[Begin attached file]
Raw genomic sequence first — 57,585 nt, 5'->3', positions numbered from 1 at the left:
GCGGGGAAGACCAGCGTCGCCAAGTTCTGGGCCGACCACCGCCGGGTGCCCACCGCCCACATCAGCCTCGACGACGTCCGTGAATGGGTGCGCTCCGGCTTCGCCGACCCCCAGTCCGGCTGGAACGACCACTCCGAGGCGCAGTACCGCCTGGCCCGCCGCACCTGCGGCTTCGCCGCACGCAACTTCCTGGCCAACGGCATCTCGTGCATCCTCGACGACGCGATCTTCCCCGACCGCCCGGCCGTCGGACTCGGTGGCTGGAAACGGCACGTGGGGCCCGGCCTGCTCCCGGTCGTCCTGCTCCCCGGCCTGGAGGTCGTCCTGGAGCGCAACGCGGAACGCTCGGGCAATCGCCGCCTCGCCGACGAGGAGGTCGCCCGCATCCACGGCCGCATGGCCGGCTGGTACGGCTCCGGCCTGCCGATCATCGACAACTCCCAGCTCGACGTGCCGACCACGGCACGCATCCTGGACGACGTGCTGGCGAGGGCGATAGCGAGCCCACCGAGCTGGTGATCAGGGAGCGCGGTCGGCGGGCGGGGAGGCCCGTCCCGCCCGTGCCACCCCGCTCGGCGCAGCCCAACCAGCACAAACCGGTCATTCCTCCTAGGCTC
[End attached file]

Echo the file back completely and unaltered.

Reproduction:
Raw genomic sequence first — 57,585 nt, 5'->3', positions numbered from 1 at the left:
GCGGGGAAGACCAGCGTCGCCAAGTTCTGGGCCGACCACCGCCGGGTGCCCACCGCCCACATCAGCCTCGACGACGTCCGTGAATGGGTGCGCTCCGGCTTCGCCGACCCCCAGTCCGGCTGGAACGACCACTCCGAGGCGCAGTACCGCCTGGCCCGCCGCACCTGCGGCTTCGCCGCACGCAACTTCCTGGCCAACGGCATCTCGTGCATCCTCGACGACGCGATCTTCCCCGACCGCCCGGCCGTCGGACTCGGTGGCTGGAAACGGCACGTGGGGCCCGGCCTGCTCCCGGTCGTCCTGCTCCCCGGCCTGGAGGTCGTCCTGGAGCGCAACGCGGAACGCTCGGGCAATCGCCGCCTCGCCGACGAGGAGGTCGCCCGCATCCACGGCCGCATGGCCGGCTGGTACGGCTCCGGCCTGCCGATCATCGACAACTCCCAGCTCGACGTGCCGACCACGGCACGCATCCTGGACGACGTGCTGGCGAGGGCGATAGCGAGCCCACCGAGCTGGTGATCAGGGAGCGCGGTCGGCGGGCGGGGAGGCCCGTCCCGCCCGTGCCACCCCGCTCGGCGCAGCCCAACCAGCACAAACCGGTCATTCCTCCTAGGCTC